There are a few companies that immediately come to mind when 3D bioprinting is mentioned- Organovo and EnvisionTEC among them, for example. But bioprinting isn’t just the domain of a few – there are many, many organizations out there working with living tissue using 3D printing technologies. One of those companies is REGEMAT 3D, a Spanish startup focused on regenerative medicine.
REGEMAT 3D is pioneering the development of bioprinting technologies. The Spanish company thinks that the advantages and potential of the technology are countless but still there is a lot of work to do and milestones to solve. It is a great time to get involved in this area as a researcher, and the number is increasing during the last year as well as the results and solutions.
REGEMAT 3D’s founder and CEO José Manuel Baena isn’t new to 3D printing; he also founded BRECA Health Care in 2011, which was responsible for one of the first 3D printed implants. Baena thinks that the combination of synthetic 3D printed implants and bioprinted materials has a lot of potential for injury regeneration.
“In the past if you wanted to do a reconstruction using biomaterials that biodegrade, you were restricted by the geometry and performance of sized medical devices,” he said. “Now with 3D printing you can offer a customized solution combining a synthetic medical device with a biodegradable bioprinted one and even autologous cells of the patient to enhance the regeneration. Even if you could create in the lab a functional tissue, the integration with the surrounding tissues is not going to occur instantly. A custom made synthetic medical device will help to hold the structure and promote the integration of the bioprinted living tissue. There is a lot of opportunities and applications of bioprinting in the short term, even without the printing of living cells.”
REGEMAT 3D’s bioprinting platform consists of hardware, an electronic control unit, and software, and is customized to every individual application.
“There are another bioprinting companies that are selling this kind of machines ‘in batch’ saying that with one system you can print many different tissues. This is not true,” said Baena. “Also bioprinting as 3D printing is a wide range of technologies not just one. Researchers want to innovate, they want to create unique things, in accordance they need and unique system. A bioprinter is not a microwave.”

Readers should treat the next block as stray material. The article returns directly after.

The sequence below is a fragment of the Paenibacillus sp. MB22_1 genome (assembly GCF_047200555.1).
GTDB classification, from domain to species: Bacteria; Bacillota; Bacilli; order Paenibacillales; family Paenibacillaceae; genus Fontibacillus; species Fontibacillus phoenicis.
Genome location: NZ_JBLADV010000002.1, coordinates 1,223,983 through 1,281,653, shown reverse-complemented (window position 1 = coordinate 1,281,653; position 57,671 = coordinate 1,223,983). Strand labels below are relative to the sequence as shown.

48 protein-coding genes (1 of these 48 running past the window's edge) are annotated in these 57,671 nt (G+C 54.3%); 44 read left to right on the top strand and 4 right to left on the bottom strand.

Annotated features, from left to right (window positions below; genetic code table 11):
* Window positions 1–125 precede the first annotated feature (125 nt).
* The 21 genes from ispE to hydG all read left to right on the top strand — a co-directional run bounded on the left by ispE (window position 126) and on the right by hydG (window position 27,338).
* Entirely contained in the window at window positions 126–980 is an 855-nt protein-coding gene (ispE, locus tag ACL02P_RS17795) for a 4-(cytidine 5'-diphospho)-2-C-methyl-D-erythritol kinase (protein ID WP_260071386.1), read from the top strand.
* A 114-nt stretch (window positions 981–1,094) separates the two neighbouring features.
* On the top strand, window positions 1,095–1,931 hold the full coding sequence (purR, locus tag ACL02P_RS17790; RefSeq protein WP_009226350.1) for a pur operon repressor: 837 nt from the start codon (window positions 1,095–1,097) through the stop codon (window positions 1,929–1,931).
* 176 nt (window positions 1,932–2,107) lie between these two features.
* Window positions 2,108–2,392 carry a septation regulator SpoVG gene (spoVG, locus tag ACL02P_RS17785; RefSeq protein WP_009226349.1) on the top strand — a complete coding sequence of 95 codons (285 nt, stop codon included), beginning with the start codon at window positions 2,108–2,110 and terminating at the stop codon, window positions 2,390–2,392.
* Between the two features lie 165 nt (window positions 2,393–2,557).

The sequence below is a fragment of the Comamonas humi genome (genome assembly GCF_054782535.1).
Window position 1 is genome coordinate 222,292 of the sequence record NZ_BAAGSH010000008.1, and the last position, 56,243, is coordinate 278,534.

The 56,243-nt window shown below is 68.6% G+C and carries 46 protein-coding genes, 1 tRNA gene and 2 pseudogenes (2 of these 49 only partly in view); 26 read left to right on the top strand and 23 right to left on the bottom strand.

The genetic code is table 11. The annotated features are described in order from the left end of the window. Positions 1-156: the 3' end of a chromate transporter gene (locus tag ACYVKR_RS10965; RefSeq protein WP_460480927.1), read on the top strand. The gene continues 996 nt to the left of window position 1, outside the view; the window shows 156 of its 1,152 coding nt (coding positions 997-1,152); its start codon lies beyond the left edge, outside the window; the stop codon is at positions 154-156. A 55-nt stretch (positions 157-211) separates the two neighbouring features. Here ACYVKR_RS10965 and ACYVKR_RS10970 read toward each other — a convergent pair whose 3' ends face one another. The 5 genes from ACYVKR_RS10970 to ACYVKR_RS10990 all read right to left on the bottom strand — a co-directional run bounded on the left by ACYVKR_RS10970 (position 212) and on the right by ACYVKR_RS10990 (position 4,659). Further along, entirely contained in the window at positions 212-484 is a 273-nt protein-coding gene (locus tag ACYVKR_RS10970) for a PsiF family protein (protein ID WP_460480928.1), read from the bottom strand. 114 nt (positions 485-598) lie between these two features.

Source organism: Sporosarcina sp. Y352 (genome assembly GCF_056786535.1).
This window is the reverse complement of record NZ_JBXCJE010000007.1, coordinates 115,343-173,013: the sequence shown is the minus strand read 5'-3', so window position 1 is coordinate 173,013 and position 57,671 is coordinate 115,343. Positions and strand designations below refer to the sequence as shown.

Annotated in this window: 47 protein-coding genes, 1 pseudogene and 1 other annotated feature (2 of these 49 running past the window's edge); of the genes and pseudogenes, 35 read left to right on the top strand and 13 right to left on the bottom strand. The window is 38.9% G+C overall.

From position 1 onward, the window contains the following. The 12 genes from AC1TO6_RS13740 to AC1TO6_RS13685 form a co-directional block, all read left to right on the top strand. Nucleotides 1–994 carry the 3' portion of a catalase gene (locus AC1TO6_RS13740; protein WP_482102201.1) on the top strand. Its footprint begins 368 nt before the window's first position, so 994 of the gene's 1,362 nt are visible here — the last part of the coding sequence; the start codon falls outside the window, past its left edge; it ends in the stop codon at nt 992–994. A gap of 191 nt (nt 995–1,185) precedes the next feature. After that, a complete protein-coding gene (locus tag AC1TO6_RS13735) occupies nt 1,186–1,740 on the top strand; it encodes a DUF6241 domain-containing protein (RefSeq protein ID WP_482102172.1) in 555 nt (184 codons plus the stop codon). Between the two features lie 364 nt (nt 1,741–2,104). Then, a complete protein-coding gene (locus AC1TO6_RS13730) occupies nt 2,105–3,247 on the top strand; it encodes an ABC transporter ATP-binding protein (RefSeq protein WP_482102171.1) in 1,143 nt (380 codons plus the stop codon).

The original version of the platform was designed to treat cartilage degeneration and degenerative joint diseases, due to the frequency of these types of ailments. In the last three years the company has expanded the use of the system to other tissue applications. Drug development is another area of interest. If a user needs a bioprinter for another application, however, they only need to specify what and REGEMAT 3D will develop a system to meet their needs.
REGEMAT 3D, which is based in Granada, was founded in 2015 following a project on cartilage cells carried out from 2011 to 2013 by Baena and Professor JA Marchal at the Regenerative Medicine Institute (IBIMER), Centre for Biomedical Research (CIBM), University of Granada. The company now has systems in more than 20 countries and continues to expand.
“We focus on quality, not on quantity. We get involved in the research project with our users,” said Baena. “For us it is not about to sell as many bioprinters as we can, is about to get results that help us to bring from lab to bed as many as innovative therapies as we can. There are still many milestones to overcome in bioprinting to create functional tissues, Don’t be fooled by the current hype. We are working on that. We were already successful in bringing 3D printed implants and prosthesis with BRECA Health Care to the clinical application and the results are incredible. It is a matter of time and effort.”
Discuss this and other 3D printing topics at 3DPrintBoard.com or share your thoughts below.[Images: REGEMAT 3D]
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